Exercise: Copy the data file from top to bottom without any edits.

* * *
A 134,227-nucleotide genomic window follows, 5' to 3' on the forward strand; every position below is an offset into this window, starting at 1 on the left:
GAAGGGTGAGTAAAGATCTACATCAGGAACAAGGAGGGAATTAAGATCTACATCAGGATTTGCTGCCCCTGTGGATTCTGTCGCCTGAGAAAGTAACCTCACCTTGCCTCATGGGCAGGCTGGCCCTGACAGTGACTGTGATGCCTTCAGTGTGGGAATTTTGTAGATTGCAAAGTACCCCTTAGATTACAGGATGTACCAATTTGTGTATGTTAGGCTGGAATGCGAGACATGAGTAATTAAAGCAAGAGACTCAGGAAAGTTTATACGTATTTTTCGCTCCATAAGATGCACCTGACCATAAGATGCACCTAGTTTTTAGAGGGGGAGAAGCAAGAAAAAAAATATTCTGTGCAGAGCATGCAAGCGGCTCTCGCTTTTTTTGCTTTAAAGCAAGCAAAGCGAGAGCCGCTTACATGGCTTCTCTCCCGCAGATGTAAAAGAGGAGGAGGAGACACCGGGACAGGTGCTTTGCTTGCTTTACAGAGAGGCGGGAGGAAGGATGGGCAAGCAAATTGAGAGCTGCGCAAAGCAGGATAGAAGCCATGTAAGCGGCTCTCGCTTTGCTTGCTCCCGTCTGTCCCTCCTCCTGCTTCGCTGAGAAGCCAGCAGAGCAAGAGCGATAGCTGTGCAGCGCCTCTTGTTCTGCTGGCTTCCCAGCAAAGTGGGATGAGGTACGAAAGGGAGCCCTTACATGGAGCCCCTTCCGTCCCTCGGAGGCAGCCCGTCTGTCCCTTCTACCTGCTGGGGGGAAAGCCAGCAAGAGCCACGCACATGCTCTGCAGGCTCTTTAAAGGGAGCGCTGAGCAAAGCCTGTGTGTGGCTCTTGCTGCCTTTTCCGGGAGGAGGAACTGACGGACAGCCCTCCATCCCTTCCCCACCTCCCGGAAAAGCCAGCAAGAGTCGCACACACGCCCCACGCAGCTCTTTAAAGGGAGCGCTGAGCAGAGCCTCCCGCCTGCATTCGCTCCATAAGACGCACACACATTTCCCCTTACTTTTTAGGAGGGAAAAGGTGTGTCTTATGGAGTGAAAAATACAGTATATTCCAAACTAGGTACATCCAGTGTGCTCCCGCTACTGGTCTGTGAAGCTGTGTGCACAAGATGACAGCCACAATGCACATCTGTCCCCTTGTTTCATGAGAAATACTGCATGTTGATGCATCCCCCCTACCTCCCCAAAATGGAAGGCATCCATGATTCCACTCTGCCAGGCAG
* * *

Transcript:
A 134,227-nucleotide genomic window follows, 5' to 3' on the forward strand; every position below is an offset into this window, starting at 1 on the left:
GAAGGGTGAGTAAAGATCTACATCAGGAACAAGGAGGGAATTAAGATCTACATCAGGATTTGCTGCCCCTGTGGATTCTGTCGCCTGAGAAAGTAACCTCACCTTGCCTCATGGGCAGGCTGGCCCTGACAGTGACTGTGATGCCTTCAGTGTGGGAATTTTGTAGATTGCAAAGTACCCCTTAGATTACAGGATGTACCAATTTGTGTATGTTAGGCTGGAATGCGAGACATGAGTAATTAAAGCAAGAGACTCAGGAAAGTTTATACGTATTTTTCGCTCCATAAGATGCACCTGACCATAAGATGCACCTAGTTTTTAGAGGGGGAGAAGCAAGAAAAAAAATATTCTGTGCAGAGCATGCAAGCGGCTCTCGCTTTTTTTGCTTTAAAGCAAGCAAAGCGAGAGCCGCTTACATGGCTTCTCTCCCGCAGATGTAAAAGAGGAGGAGGAGACACCGGGACAGGTGCTTTGCTTGCTTTACAGAGAGGCGGGAGGAAGGATGGGCAAGCAAATTGAGAGCTGCGCAAAGCAGGATAGAAGCCATGTAAGCGGCTCTCGCTTTGCTTGCTCCCGTCTGTCCCTCCTCCTGCTTCGCTGAGAAGCCAGCAGAGCAAGAGCGATAGCTGTGCAGCGCCTCTTGTTCTGCTGGCTTCCCAGCAAAGTGGGATGAGGTACGAAAGGGAGCCCTTACATGGAGCCCCTTCCGTCCCTCGGAGGCAGCCCGTCTGTCCCTTCTACCTGCTGGGGGGAAAGCCAGCAAGAGCCACGCACATGCTCTGCAGGCTCTTTAAAGGGAGCGCTGAGCAAAGCCTGTGTGTGGCTCTTGCTGCCTTTTCCGGGAGGAGGAACTGACGGACAGCCCTCCATCCCTTCCCCACCTCCCGGAAAAGCCAGCAAGAGTCGCACACACGCCCCACGCAGCTCTTTAAAGGGAGCGCTGAGCAGAGCCTCCCGCCTGCATTCGCTCCATAAGACGCACACACATTTCCCCTTACTTTTTAGGAGGGAAAAGGTGTGTCTTATGGAGTGAAAAATACAGTATATTCCAAACTAGGTACATCCAGTGTGCTCCCGCTACTGGTCTGTGAAGCTGTGTGCACAAGATGACAGCCACAATGCACATCTGTCCCCTTGTTTCATGAGAAATACTGCATGTTGATGCATCCCCCCTACCTCCCCAAAATGGAAGGCATCCATGATTCCACTCTGCCAGGCAG